[Note: If you are using some cross-platform development environment like react-native or Xamarin or building a Web/Hybrid app you are "lucky" and this post doesn't apply to you :)]
Unless you are working in a very simple app at some point you will realize that there are some parts of the application that you are implementing twice because you need it in both platforms (for example some business logic or the code to make requests to the HTTP server APIs).
Based on the capabilities of Android and iOS you have basically two options:
Option 1: Implement everything twice using the official language and libraries of each platform (f.e. implement the access to HTTP APIs using Swift and URLSession in the iOS app and using Java and Volley in the Android app)
Option 2: Implement the reusable code in C++ and compile it in the iOS app (creating a Objective C++ wrapper) and use it in the Android app (creating a JNI wrapper).
These are some possible advantages of Option 1:
- Code is usually easier to read and maintain when written in modern languages (for example Swift vs C++).
- Native integration: When using an Android library to make HTTP requests it will be probably integrated with the system proxy configuration and validates the SSL certificates with the system CAs by default.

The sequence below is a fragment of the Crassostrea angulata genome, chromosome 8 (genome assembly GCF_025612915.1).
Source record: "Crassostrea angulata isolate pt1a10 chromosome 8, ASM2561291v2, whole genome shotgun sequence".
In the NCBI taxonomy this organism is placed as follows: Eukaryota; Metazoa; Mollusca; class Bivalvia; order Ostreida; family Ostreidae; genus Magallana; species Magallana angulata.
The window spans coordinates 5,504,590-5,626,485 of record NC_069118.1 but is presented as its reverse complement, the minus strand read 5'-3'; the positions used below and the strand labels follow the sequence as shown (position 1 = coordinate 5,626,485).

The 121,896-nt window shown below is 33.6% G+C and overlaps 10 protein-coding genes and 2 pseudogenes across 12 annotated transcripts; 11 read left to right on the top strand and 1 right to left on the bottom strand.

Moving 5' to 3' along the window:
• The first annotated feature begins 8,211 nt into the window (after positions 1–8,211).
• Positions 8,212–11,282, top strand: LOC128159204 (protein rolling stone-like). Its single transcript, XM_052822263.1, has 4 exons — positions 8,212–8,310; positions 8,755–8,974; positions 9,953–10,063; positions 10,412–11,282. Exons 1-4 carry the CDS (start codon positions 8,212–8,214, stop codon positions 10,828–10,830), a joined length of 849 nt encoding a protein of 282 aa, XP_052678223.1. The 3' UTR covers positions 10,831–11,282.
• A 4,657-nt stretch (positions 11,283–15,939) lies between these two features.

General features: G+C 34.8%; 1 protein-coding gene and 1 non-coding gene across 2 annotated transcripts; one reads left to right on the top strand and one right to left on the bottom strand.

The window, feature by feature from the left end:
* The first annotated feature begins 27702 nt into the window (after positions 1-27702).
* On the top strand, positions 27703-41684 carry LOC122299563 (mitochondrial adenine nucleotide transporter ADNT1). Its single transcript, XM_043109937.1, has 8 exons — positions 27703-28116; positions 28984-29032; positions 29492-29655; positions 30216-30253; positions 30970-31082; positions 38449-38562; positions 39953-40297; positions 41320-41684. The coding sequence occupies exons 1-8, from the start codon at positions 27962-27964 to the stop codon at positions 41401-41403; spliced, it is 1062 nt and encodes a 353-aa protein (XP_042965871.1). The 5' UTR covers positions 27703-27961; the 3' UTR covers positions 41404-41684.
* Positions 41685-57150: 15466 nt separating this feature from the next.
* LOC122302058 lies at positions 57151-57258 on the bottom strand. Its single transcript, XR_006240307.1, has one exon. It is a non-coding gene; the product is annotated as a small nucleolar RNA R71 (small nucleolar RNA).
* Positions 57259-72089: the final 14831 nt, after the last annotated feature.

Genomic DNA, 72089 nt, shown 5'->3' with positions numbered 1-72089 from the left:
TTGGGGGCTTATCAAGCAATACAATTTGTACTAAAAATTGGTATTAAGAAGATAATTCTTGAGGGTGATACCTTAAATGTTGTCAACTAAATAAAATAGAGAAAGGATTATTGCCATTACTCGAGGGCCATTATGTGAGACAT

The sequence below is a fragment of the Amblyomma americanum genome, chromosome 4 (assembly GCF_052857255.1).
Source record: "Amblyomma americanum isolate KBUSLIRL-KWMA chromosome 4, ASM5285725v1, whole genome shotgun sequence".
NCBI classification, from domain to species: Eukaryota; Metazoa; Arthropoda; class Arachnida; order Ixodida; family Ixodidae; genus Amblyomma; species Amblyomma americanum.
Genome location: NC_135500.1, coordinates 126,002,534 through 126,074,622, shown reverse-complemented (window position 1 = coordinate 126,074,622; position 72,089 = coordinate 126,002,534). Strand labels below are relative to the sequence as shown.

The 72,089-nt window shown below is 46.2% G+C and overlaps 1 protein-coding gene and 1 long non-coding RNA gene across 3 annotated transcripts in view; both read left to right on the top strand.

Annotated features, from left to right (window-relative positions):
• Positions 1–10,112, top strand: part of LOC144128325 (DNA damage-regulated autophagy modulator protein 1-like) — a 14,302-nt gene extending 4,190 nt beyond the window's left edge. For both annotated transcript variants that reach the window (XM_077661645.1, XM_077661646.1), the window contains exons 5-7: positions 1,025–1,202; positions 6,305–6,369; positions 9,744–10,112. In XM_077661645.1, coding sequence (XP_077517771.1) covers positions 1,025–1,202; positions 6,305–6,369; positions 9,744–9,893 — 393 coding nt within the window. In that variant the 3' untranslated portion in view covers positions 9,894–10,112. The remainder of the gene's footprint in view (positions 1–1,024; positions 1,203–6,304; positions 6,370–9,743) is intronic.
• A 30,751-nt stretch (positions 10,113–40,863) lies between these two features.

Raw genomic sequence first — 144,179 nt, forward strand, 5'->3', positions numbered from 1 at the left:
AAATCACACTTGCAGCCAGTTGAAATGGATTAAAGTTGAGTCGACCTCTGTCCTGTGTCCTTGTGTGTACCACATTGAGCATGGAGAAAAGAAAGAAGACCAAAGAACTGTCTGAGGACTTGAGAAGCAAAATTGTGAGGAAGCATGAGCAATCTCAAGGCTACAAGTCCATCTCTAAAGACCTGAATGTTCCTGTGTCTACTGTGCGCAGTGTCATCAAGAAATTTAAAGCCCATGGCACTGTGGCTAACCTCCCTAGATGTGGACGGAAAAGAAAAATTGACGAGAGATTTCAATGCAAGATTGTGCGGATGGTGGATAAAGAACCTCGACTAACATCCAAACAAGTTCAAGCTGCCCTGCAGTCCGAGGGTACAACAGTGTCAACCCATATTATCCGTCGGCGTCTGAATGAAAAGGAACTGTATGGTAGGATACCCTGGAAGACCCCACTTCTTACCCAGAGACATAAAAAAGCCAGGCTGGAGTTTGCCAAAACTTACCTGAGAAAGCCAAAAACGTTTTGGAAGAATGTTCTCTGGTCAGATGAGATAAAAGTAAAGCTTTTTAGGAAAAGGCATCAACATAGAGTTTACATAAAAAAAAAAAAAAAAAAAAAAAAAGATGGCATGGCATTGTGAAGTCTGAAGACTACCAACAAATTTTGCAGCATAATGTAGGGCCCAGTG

- No plumbing/boring code to write to provide access to the C++ library from the application (for example with JNI). This can be partially mitigated using frameworks like SWIG to autogenerate the wrappers but it is still boring and usually problematic.
- Simpler to debug because there is a single layer instead of having to make calls accross layers with different technologies(for example with JNI).
- Build process faster and simpler because of less libraries/tools (for example no ndk required)
- No duplicated code to develop and maintain.
- Avoid inconsistencies in naming, algorithms, protocols implementation because it is implemented in a single place.
- Performance can be better. Almost this is not an issue in most of the cases.
I put some of those libraries in a diagram across two axis: Y for size/complexity of the library and X for number of platforms to support. Other relevant variable could be how relevant is the performance optimisation but I don't want to make a 3D diagram :)
|In blue libraries using Option 1 and In green libraries using Option 2|
As we can see most of the popular libraries are using Option 1 reimplementing the library twice, once for Android and once for iOS. On the other side some big libraries related to real time communications or databases are using Option 2 implementing the core in C++ and exposing it with wrappers to Java and Objective-C applications.
ConclusionWhat is the right solution probably depends on the type of project and the team building it but in my opinion in many (or most) of the cases it is less effort to develop and maintain 2 simple implementations than writing and maintaining a single more complex implementation plus the wrappers to different platforms. In addition you can (should) mitigate the issues of Option 1 making use of tools to autogenerate code when possible, for example using protocol buffers/grpc for the client-server communication or swagger to generate clients for REST APIs.
I'm very interested on knowing your opinion on this topic, What do you think? What are you doing right now in your projects?